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Leading laser researcher receives top engineering award

17 Jul 2013

A University of Manchester laser expert has received one of the Royal Academy of Engineering’s highest accolades – the Sir Frank Whittle medal – for his outstanding and sustained research achievements for engineering innovations in manufacturing that have directly benefitted the UK economy.

Professor Lin Li's research has been honoured for its impact on the economy
Professor Lin Li's research has been honoured for its impact on the economy

Professor Lin Li, from the School of Mechanical, Aerospace and Civil Engineering, received the medal at the Academy’s annual Awards Dinner today (Wednesday) at London’s Battersea Power Station, where special guests included HRH The Princess Royal and Chancellor George Osborne.

Professor Li, Head of the University’s Manufacturing Research Group and Director of the Laser Processing Research Centre, pioneered the development of laser and materials processing technologies for manufacturing in several industrial sectors.

Collaborating with Rolls-Royce and BAE Systems, Professor Li’s team has developed a laser cleaning technique that has been deployed in the aerospace industry to replace conventional chemical cleaning for a range of component manufacture processes resulting in reduced scrap rates and environmental impacts.

Working with BNFL, he, with his colleagues, invented a technique called 'laser scabbling', which is now being commercialised for nuclear power plant decommissioning. A laser is used to separate highly contaminated surface concrete in a nuclear installation from the bulk concrete structure, so that the remaining bulk concrete can be treated as low-level nuclear waste, dramatically reducing the decontamination process and cost.

Dr Sue Ion DBE FREng has known Professor Li’s work since he was a young research associate at Liverpool University. “What marked him out even at that time was his ability to engage in a wide range of challenges with a drive to offer practical, deployable solutions,” she says. “He has led some exceptional innovations in laser processing and applications, many of which have been taken forward to commercial use in multiple sectors. His work epitomises the excellent work that is being done in UK universities and companies, which the Academy is currently highlighting in its Engineering for Growth campaign.”

In collaboration with Delphi and GFH GmbH, he led the research in novel hole drilling techniques for fuel injection nozzle manufacture, which led to the worldwide applications of an electro-mechanical drilling technique in diesel cars and trucks with improved fuel efficiency and reduced environmental impact.  His scientific work in the use of non-conventional laser beam geometry for materials processing has inspired the car manufacturers for laser joining of car roofs utilizing a special beam geometry for the control of heat flows.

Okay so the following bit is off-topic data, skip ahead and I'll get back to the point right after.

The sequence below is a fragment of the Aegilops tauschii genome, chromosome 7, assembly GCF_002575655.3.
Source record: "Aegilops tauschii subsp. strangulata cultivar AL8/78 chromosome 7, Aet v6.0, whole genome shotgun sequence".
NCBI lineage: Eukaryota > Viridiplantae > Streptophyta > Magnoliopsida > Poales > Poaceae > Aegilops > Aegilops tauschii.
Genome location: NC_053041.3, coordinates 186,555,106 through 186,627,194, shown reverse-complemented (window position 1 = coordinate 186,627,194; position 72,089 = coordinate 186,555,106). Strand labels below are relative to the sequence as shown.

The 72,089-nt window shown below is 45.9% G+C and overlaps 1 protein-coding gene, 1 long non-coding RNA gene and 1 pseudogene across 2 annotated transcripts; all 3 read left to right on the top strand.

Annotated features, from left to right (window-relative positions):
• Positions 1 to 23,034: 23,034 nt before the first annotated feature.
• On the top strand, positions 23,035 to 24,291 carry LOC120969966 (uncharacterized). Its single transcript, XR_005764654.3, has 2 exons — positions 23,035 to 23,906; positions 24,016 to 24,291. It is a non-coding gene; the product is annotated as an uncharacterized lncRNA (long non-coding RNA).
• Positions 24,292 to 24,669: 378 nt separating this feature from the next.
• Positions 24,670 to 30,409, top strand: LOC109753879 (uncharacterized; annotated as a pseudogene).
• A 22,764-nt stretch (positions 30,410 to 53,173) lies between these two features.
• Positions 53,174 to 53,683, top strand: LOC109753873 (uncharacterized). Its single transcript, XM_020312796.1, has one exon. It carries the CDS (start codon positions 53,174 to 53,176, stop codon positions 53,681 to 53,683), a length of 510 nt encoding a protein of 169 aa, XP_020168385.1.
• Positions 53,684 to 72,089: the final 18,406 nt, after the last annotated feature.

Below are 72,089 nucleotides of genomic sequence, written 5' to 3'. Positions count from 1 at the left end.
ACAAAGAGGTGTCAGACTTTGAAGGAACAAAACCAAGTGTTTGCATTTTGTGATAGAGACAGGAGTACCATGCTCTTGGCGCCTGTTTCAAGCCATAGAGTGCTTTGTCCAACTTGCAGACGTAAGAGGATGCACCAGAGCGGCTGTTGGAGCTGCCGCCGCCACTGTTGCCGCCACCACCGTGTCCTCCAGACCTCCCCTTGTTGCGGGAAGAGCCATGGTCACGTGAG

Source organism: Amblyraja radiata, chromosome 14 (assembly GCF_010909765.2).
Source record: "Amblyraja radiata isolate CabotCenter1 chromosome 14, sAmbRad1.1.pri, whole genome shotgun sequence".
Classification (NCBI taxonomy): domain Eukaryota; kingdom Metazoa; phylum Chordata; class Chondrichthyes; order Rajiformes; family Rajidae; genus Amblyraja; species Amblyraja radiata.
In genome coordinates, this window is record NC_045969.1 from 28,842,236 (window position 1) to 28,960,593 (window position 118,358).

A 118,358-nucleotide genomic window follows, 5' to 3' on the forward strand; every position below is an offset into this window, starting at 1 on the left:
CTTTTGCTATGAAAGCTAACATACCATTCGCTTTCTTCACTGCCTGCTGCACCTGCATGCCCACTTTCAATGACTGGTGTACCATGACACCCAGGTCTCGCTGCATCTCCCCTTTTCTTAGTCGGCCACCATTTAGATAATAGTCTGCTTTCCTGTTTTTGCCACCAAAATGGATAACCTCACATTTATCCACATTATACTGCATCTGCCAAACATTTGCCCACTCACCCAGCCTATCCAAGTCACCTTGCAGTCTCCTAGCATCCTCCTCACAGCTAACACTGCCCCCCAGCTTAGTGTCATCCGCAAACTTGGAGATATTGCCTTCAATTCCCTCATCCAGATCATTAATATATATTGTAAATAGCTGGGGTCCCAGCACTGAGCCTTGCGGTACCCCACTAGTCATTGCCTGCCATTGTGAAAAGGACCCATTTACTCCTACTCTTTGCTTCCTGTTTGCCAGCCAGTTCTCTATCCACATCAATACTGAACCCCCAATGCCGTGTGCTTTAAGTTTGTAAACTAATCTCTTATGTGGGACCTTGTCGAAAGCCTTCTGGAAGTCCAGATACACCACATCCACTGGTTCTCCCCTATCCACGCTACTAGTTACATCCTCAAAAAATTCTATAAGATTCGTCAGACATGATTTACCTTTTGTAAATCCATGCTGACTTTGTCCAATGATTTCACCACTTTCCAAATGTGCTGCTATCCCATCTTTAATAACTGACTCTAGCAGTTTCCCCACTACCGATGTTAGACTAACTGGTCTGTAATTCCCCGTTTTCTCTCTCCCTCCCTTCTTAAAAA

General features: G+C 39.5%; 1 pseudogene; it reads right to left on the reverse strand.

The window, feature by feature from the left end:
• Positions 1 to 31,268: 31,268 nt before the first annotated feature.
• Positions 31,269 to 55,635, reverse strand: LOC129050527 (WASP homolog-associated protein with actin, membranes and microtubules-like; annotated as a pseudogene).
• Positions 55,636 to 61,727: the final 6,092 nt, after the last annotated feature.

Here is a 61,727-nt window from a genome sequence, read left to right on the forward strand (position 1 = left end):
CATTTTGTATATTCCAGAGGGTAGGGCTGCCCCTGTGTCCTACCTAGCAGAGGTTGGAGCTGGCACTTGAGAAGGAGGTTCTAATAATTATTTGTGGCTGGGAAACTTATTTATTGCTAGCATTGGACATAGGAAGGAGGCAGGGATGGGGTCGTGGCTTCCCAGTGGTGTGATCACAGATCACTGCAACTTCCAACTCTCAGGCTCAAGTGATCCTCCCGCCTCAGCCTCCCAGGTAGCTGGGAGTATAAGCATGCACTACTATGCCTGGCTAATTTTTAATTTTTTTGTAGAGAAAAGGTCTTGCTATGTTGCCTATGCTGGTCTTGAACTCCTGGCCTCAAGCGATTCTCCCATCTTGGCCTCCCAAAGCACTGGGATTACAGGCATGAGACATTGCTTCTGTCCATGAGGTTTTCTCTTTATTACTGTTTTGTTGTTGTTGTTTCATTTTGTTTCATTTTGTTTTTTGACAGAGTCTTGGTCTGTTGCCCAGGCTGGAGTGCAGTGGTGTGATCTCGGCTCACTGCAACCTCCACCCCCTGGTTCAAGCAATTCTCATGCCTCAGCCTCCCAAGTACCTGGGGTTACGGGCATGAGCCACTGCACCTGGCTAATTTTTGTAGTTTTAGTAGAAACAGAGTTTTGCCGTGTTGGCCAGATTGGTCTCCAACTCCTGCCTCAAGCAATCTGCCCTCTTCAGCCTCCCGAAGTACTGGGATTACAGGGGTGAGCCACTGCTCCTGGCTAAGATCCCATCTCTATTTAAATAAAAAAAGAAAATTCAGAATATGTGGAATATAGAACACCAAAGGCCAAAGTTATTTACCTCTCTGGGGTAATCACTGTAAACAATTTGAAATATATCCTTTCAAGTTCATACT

Professor Li’s expertise has also been called on by the medical devices industry in manufacturing devices like coronary stents and inhalers. Working with Swiss Tec AG he led the research to investigate the scientific phenomena in water-assisted laser machining and fibre laser machining of coronary stents, which reduced the need for post-processing. Such a technique has been commercialised by Swiss Tec AG for the medical industry.

Professor Li also led research into the understanding of scientific phenomena in laser demetallization of nanometre thick metallic threads imbedded in transparent polymers, in collaboration with De La Rue Ltd.  Such a laser etching technique is now being used for banknote security thread manufacture used in currencies of many countries.

But it’s not just lasers and advanced manufacturing techniques. He and his research team recently discovered that one can increase the resolution of an optical microscope by up to four times beyond the conventional theoretical optical resolution limit of optical microscopes, thanks to the magnifying and special optical effects of micro-sphere lenses. Such technology allows one to see nano-scale structures (down to 50 nm) without having to use an expensive electron microscope. The potential benefit of this technology is to allow scientists to study live virus (too small to be seen directly using standard optical microscopes) and their interactions with cells and drugs.

Ends

Notes for editors

Named after the UK's jet engine genius, the Sir Frank Whittle Medal is awarded to an engineer, normally resident in the UK, for outstanding and sustained achievement which has contributed to the well-being of the nation. The field of activity changes every year and in 2013 the medal is being awarded for Engineering Innovations in Manufacturing.

Founded in 1976, The Royal Academy of Engineering promotes the engineering and technological welfare of the country. Our fellowship – comprising the UK’s most eminent engineers – provides the leadership and expertise for our activities, which focus on the relationships between engineering, technology, and the quality of life. As a national academy, we provide independent and impartial advice to Government; work to secure the next generation of engineers; and provide a voice for Britain’s engineering community.

For further information contact:

Jane Sutton
Communications Manager
The Royal Academy of Engineering

Tel: 020 7766 0636
Email: jane.sutton@raeng.org.uk

Or Aeron Haworth
Media Relations
Faculty of Engineering and Physical Sciences
The University of Manchester

Tel: 0161 275 8387
Email: aeron.haworth@manchester.ac.uk